PRESIDENT Muhammadu Buhari has announced that the gradual easing of the lockdown will be extended by two weeks nationwide till June 1.
Acting on recommendations of the Presidential Task Force (PTF) on COVID-19, Buhari also further banned all inter-state movements.
The Chairman of Presidential Task Force (PTF) on COVID-19 and Secretary to the Government of the Federation (SGF), Mr Boss Mustapha, who made the announcement in Abuja, disclosed that an assessment of the last two weeks of the lockdown “showed that non-compliance was rampant.”
Noting that the fight against COVID-19 is not going to end over night, underscored by the fact that no vaccine or cure is expected in the next few months, he said that the PTF relied largely on statistics and lessons from other countries to draw conclusions on the outcome of the last forth-night.
He explained: “For example, our surveillance, infection prevention and control activities identified nine high burden local government areas in the federation reporting high number of cases and accounting for 51 per cent of the total number of infections in the country.
“Though Nigeria’s caseload still lags behind several other countries, our large population and relatively high degree of mobility and urbanization, 50 per cent, places us at an increased risk for high transmissibility.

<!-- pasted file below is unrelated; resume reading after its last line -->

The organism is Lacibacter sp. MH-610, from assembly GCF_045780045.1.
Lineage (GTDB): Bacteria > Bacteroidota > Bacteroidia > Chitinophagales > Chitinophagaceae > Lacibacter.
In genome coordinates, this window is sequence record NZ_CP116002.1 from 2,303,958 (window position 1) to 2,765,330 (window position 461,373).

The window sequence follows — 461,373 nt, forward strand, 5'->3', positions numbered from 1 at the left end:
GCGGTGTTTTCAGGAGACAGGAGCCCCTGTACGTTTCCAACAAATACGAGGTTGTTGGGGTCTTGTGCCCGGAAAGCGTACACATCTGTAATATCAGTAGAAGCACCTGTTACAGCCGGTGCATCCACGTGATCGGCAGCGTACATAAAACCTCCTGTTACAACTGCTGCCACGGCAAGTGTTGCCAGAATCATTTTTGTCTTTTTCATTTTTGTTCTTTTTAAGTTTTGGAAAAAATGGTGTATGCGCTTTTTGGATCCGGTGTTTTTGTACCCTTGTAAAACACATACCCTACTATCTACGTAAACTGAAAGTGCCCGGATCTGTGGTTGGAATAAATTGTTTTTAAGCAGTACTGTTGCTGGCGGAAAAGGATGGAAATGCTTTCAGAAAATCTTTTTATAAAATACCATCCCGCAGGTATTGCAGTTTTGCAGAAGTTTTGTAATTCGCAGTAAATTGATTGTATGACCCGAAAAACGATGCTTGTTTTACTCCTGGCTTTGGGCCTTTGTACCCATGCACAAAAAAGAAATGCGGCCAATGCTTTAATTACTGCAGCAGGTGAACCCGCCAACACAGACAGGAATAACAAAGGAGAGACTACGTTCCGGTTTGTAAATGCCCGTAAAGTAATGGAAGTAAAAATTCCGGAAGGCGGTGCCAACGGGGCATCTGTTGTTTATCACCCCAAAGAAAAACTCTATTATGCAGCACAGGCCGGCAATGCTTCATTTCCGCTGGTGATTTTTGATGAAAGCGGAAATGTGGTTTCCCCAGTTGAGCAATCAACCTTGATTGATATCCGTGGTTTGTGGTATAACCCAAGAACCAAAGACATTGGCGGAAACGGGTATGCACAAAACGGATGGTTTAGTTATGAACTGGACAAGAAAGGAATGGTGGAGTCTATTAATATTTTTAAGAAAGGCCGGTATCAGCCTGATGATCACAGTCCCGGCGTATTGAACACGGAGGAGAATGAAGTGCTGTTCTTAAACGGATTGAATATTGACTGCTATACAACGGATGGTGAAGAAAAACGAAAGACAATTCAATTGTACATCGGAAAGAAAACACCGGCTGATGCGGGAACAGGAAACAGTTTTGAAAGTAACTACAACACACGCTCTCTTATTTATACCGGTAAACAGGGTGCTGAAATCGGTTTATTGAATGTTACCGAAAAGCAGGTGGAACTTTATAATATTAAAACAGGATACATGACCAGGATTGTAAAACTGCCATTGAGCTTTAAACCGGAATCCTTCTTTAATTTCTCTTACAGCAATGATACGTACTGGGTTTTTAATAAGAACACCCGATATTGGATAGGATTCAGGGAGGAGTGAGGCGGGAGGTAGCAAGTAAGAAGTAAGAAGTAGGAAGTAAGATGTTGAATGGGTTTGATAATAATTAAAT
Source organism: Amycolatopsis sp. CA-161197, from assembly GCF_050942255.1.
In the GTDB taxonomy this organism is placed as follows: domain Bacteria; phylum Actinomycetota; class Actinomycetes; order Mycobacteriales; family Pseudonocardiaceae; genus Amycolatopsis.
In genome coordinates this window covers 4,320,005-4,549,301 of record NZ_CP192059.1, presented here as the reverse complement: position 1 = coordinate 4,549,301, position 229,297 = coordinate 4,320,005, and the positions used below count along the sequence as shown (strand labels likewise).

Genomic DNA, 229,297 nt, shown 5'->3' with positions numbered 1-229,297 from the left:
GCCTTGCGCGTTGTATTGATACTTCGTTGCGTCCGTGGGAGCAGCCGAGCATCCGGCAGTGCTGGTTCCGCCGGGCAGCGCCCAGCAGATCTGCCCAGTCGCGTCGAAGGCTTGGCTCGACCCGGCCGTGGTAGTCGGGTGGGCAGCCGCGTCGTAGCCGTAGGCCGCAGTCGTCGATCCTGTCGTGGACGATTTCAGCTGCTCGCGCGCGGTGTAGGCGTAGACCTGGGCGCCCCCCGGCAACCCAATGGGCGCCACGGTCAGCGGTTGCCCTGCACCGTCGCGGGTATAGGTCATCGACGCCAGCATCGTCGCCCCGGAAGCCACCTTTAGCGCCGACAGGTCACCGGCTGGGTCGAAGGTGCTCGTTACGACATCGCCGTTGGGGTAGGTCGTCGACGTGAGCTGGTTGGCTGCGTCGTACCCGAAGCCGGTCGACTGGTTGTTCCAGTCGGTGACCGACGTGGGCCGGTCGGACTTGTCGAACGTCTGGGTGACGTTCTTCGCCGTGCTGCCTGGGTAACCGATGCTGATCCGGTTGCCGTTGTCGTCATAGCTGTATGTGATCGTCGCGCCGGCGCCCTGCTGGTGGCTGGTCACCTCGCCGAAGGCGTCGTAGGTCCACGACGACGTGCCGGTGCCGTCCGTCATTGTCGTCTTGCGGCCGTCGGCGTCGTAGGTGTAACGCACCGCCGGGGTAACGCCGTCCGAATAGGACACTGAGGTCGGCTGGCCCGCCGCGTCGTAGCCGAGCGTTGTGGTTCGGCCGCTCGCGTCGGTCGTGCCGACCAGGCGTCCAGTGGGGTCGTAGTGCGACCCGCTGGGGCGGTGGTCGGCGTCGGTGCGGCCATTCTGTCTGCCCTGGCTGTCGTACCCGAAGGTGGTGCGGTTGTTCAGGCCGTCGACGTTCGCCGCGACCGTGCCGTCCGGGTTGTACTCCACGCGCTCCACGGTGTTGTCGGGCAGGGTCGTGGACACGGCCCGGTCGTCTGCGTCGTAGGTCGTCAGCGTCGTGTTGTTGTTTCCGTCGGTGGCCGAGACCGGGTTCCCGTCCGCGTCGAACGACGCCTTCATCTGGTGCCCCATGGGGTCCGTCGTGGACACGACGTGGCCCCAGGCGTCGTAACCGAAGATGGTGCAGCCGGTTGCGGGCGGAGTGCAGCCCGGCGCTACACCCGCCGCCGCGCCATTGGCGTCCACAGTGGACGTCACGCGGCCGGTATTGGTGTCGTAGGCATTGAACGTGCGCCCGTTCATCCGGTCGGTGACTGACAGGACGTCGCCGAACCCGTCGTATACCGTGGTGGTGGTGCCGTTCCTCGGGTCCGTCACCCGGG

“Therefore, our consideration of ease of restrictions has to balance lives and livelihoods and the slow and gradually phased approach should be data driven.”
He noted that the country was still far from reopening its economy hence, a “gradual easing of lockdown,” and that signs of the gradual re-opening are indicated in the controlled access to markets and shopping malls, banks and other income yielding activities.
Also, corporations, government offices, some manufacturing, construction and allied sectors, opened either partially or fully so as to facilitate the activities of other sectors, under the condition that adequate precautionary measures were adhered to.
The SGF said that the Government has been implementing various stimulus packages offered to businesses and state governments through the Central Bank of Nigeria (CBN), in recognition of the need to positively turn around the nation’s economy.
According to him, “reduction of interest rates from 9 percent to 5 percent for all CBN intervention facilities, restructuring of loans to longer tenors for all companies whose businesses are adversely impacted by COVID-19.”
The stimulus package include “N50 billion facilities to household and businesses adversely impacted by COVID-19 through NIRSAL Micro Finance Bank.
“N100 billion facility to pharmaceutical and health sectors companies to retool their businesses.
“N1 trillion facility to agricultural and manufacturing companies to expand and set up new factories.
“Suspension of repayment of all state governments’ loans for one year to give states ample financing room to pay salaries.”
The SGF claimed that “the transmission of the virus was under control,” and noted an improved healthcare system, which is better equipped to test, isolate and treat every case while tracking every person who came in contact with a positive case.
But despite the successes scored in the increase the number of laboratories from 15 to 26; ramping up of testing to a total of 35,098, Mustapha admitted that, “Nigeria is not where we wish to be in terms of control, ownership, infrastructure and change of behavior. We must do more.
“Going forward, we shall intensify the mobilization of individuals, especially the communities to take ownership of this fight.”